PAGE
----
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The Life and Correspondence of Robert Southey
Robert Southey to Richard Duppa, 23 February 1806

Vol. I Contents
Early Life: I
Early Life: II
Early Life: III
Early Life: IV
Early Life: V
Early Life: VI
Early Life: VII
Early Life: VIII
Early Life: IX
Early Life: X
Early Life: XI
Early Life: XII
Early Life: XIII
Early Life: XIV
Early Life: XV
Early Life: XVI
Early Life: XVII
Ch. I. 1791-93
Ch. II. 1794
Ch. III. 1794-95
Ch. IV. 1796
Ch. V. 1797
Vol. II Contents
Ch. VI. 1799-1800
Ch. VII. 1800-1801
Ch. VIII. 1801
Ch. IX. 1802-03
Ch. X. 1804
Ch. XI. 1804-1805
Vol. III Contents
Ch. XII. 1806
Ch. XIII. 1807
Ch. XIV. 1808
Ch. XV. 1809
Ch. XVI. 1810-1811
Ch. XVII. 1812
Vol. IV Contents
Ch. XVIII. 1813
Ch. XIX. 1814-1815
Ch. XX. 1815-1816
Ch. XXI. 1816
Ch. XXII. 1817
Ch. XXIII. 1818
Ch. XXIV. 1818-1819
Vol. IV Appendix
Vol. V Contents
Ch. XXV. 1820-1821
Ch. XXVI. 1821
Ch. XXVII. 1822-1823
Ch. XXVIII. 1824-1825
Ch. XXIX. 1825-1826
Ch. XXX. 1826-1827
Ch. XXXI. 1827-1828
Vol. V Appendix
Vol. VI Contents
Ch. XXXII. 1829
Ch. XXXIII. 1830
Ch. XXXIV. 1830-1831
Ch. XXXV. 1832-1834
Ch. XXXVI. 1834-1836
Ch. XXXVII. 1836-1837
Ch. XXXVIII. 1837-1843
Vol. VI Appendix
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“Feb. 23. 1806.
“Dear Duppa,

“Nicholson, I see, sets up a new review. Carlisle ought to get you well taken care of there. Need you be told the history of all reviews? If a book
falls into the hands of one who is neither friend nor enemy,—which for a man known in the world is not very likely—the reviewer will find fault to show his own superiority, though he be as ignorant of the subject upon which he writes as an ass is of metaphysics, or
John Pinkerton of Welsh antiquities and Spanish literature. As your book, therefore, has little chance of fair play, get it into the hands of your friends. Have you any access to the Monthly?

“For politics. As far as the public is concerned, God be praised! How far I may be concerned, remains to be seen. My habits are now so rooted, that everything not connected with my own immediate pursuit seems of secondary consequence, and as far as relates to myself, hardly worth a hope or fear. So far as anything can be given me which will facilitate that pursuit, I greatly desire it, and have good reason to expect the best. But nothing that can happen will in any way affect my plan of operations for the present year. I go to London in a month’s time, I go to Lisbon in the autumn, and in the interim must work like a negro. By the by, cannot you give me a letter to Bartolozzi? he will like to see an Englishman who can talk to him of the persons with whom he was acquainted in England.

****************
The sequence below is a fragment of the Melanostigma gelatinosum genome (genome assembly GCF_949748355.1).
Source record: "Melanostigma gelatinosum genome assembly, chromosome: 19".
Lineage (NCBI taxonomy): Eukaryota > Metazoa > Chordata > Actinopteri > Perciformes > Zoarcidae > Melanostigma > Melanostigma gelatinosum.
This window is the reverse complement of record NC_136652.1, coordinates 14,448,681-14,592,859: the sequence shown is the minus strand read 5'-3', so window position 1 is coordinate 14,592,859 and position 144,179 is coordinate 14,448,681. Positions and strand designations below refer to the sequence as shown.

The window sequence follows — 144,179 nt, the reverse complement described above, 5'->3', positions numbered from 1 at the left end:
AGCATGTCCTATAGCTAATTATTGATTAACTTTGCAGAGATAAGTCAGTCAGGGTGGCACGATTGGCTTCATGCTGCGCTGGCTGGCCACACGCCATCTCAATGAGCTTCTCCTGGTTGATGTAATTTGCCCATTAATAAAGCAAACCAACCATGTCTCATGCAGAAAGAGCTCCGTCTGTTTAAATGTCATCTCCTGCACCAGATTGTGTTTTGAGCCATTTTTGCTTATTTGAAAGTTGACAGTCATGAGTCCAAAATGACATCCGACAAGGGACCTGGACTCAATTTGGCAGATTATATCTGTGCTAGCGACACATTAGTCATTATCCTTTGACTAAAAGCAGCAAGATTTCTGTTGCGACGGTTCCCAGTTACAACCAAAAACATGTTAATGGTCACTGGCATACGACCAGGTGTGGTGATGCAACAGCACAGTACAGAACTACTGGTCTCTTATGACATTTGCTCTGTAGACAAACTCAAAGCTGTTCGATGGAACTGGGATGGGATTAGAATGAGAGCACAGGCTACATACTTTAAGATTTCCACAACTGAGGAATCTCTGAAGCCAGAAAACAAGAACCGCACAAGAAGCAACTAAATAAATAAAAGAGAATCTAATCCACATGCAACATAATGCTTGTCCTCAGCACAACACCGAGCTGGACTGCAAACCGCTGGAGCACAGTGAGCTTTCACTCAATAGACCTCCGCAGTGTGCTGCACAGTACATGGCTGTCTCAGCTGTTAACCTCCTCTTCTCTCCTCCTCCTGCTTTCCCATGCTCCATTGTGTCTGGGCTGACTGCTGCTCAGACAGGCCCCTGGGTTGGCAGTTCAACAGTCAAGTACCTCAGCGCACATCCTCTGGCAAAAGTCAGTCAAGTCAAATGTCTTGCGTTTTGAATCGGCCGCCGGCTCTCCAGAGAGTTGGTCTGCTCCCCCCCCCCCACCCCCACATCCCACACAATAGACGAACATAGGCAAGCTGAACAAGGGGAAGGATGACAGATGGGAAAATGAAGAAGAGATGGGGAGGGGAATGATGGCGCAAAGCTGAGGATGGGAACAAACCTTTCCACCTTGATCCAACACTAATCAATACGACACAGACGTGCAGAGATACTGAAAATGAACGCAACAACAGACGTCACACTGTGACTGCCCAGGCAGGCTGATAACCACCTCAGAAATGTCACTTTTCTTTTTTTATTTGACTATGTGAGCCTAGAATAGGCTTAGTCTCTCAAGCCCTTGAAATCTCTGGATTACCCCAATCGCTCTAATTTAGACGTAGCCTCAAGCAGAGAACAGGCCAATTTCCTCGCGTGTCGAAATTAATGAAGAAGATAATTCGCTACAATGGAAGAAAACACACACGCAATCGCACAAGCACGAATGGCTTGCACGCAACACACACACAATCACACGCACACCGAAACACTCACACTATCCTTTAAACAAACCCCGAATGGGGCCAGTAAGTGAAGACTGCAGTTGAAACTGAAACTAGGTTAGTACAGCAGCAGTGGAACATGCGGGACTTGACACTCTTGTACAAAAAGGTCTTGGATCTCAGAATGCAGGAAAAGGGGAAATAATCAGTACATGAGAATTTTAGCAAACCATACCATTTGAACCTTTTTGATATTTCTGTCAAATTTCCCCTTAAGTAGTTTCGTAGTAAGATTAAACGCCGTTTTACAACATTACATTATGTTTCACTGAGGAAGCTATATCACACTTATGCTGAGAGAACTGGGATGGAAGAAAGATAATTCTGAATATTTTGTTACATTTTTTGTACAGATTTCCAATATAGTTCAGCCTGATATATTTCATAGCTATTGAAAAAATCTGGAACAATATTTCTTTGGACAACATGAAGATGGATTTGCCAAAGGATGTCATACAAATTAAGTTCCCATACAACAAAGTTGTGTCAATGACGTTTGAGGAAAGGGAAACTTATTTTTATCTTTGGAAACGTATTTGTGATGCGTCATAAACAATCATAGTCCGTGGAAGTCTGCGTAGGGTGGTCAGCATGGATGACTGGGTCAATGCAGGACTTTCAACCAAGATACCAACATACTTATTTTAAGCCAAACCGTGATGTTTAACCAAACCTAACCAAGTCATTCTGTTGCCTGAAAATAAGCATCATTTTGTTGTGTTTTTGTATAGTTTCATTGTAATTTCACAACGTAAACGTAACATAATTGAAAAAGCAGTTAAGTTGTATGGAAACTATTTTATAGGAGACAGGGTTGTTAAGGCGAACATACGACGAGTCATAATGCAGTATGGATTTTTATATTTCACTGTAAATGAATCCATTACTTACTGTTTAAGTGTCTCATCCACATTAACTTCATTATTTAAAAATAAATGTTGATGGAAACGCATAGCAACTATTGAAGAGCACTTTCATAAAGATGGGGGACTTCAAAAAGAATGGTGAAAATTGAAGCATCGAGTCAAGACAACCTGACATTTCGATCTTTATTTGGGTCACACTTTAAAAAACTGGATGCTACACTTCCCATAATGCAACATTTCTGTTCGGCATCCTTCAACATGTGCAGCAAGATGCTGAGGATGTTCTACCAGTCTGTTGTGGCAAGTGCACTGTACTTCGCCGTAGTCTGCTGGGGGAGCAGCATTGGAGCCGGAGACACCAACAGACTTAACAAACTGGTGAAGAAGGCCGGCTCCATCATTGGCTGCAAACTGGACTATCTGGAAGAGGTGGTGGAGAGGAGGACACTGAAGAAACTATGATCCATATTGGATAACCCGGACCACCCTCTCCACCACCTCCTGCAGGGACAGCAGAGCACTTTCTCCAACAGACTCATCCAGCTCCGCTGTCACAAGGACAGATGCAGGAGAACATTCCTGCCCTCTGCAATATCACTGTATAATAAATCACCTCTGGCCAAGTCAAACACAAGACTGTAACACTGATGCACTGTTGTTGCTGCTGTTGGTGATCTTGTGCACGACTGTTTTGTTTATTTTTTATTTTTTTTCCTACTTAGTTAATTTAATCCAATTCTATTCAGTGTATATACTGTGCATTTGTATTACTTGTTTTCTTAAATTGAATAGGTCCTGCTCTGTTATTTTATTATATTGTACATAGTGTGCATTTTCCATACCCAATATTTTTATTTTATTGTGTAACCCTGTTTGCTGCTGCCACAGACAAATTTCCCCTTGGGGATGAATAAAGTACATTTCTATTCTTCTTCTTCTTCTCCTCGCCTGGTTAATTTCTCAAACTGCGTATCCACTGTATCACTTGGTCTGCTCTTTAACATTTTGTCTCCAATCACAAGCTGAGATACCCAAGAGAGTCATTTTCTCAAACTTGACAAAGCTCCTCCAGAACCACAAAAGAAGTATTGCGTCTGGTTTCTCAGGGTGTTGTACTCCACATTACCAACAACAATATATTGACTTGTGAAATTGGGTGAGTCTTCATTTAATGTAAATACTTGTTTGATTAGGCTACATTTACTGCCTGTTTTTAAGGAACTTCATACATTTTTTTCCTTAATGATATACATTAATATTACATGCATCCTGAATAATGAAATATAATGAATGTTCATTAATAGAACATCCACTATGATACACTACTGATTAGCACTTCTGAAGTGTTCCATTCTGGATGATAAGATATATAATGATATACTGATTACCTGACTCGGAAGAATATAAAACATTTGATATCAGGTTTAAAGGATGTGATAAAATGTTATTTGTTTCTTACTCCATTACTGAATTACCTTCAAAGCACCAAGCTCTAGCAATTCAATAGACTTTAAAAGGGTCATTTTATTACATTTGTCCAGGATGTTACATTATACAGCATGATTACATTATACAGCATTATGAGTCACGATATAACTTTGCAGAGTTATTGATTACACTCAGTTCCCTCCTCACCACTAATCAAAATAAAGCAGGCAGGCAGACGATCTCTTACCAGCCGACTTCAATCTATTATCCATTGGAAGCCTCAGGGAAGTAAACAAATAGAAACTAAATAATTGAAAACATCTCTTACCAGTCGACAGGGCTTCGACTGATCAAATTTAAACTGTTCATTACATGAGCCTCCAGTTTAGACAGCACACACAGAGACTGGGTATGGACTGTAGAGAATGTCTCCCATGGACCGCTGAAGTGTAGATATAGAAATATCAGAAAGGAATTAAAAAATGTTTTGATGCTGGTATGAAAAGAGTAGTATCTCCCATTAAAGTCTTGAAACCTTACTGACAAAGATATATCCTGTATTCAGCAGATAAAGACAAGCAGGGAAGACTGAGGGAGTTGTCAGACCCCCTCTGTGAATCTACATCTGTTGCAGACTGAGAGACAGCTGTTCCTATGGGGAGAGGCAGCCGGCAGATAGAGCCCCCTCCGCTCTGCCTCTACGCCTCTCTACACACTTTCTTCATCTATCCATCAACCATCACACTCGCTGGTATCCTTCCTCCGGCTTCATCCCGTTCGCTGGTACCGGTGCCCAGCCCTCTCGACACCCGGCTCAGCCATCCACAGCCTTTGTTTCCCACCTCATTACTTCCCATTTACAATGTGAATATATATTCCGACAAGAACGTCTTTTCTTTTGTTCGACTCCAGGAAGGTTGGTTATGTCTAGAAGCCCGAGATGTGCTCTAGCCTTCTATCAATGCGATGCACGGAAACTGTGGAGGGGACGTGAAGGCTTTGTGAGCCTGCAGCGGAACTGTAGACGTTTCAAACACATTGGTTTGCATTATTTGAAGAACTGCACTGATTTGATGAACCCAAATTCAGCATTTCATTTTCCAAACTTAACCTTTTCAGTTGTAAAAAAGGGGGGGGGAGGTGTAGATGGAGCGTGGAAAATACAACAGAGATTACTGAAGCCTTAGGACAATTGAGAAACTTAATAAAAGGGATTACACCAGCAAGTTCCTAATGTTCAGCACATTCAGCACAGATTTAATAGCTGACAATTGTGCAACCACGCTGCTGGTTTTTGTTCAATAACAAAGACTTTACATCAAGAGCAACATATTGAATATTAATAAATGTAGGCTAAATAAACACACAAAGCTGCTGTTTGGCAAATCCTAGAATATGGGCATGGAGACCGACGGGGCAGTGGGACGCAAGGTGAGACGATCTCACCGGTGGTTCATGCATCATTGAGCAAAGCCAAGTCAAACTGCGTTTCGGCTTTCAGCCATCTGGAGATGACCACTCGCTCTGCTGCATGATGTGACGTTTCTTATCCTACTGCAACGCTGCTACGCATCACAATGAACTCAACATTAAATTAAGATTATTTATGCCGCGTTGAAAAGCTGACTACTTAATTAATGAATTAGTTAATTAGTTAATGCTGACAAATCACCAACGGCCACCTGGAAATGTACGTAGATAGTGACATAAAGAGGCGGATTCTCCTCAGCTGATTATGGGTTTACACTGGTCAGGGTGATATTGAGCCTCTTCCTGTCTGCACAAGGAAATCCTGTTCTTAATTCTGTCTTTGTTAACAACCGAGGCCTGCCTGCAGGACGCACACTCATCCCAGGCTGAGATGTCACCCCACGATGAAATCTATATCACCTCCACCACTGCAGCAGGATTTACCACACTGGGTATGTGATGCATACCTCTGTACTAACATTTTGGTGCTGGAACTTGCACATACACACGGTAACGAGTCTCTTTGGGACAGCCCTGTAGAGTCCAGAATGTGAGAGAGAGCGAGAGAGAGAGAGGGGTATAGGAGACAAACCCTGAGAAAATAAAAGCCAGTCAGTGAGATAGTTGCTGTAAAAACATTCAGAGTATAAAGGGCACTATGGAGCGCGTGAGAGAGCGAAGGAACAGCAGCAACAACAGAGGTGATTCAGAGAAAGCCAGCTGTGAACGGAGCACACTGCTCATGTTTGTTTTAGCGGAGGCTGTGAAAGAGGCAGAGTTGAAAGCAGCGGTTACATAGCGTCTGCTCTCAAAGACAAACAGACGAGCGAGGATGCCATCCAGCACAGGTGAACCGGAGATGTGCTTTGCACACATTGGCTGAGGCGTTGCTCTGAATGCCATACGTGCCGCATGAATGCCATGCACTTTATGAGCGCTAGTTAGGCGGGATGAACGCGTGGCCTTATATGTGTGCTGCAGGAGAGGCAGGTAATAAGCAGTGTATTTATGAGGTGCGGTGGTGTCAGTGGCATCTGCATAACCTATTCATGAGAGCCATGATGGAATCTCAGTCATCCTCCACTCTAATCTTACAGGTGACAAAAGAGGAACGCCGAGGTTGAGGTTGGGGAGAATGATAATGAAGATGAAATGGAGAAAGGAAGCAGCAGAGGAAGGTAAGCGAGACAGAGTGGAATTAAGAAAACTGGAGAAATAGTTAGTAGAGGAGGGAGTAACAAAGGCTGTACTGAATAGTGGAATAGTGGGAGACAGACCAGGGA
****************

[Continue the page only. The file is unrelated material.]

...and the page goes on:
“I am reading an Italian History of Heresies in four folios, by a certain Domenico Bernino. If there be one thing in the world which delights me more than another, it is ecclesiastical history. This book of Bernino’s is a very useful one for a man who knows something of the subject, and is aware how much is to be believed, and how much is not.


“My reviewing is this day finished for ever and ever, amen. Our fathers who are in the Row will, I daresay, wish me to continue at the employment, but I am weary of it. Seven years have I been, like Sir Bevis, preying upon ‘rats and mice, and such small deer,’ and for the future will fly at better game. It is best to choose my own subjects.

“You mentioned once to me certain prophetical drawings by a boy. Did you see them, or can you give me any particulars concerning them? for I find them connected with Joanna Southcote, of whose prophecies I have about a dozen pamphlets, and about whom Don Manuel is going to write a letter. I like our friend Huntingdon’s Bank of Faith so well on a cooler perusal, that I shall look for two other of his works at the shop of his great friend, Baker, in Oxford Street. That man is a feature in the age, and a great man in his way. People who are curious to see extraordinary men, and go looking after philosophers and authors only, are something like the good people in genteel life, who pay nobody knows what for a cod’s head, and don’t know the luxury of eating sprats. Oh! Wordsworth sent me a man the other day, who was worth seeing; he looked like a first assassin in Macbeth as to his costume, but he was a rare man. He had been a lieutenant in the navy, was scholar enough to quote Virgil aptly, had turned Quaker or semi-Quaker, and was now a dealer in wool somewhere about twenty miles off. He had seen much and thought much, his head was well stored, and his heart in the right place.


“It is five or six and twenty years since he was at Lisbon, and he gave me as vivid a description of the Belem Convent, as if the impression in his memory was not half a day old. Edridge’s acquaintance, Thomas Wilkinson, came with him. They had both been visiting an old man of a hundred in the Vale of Lorton, and it was a fine thing to hear this Robert Foster describe him. God bless you!

R. S.”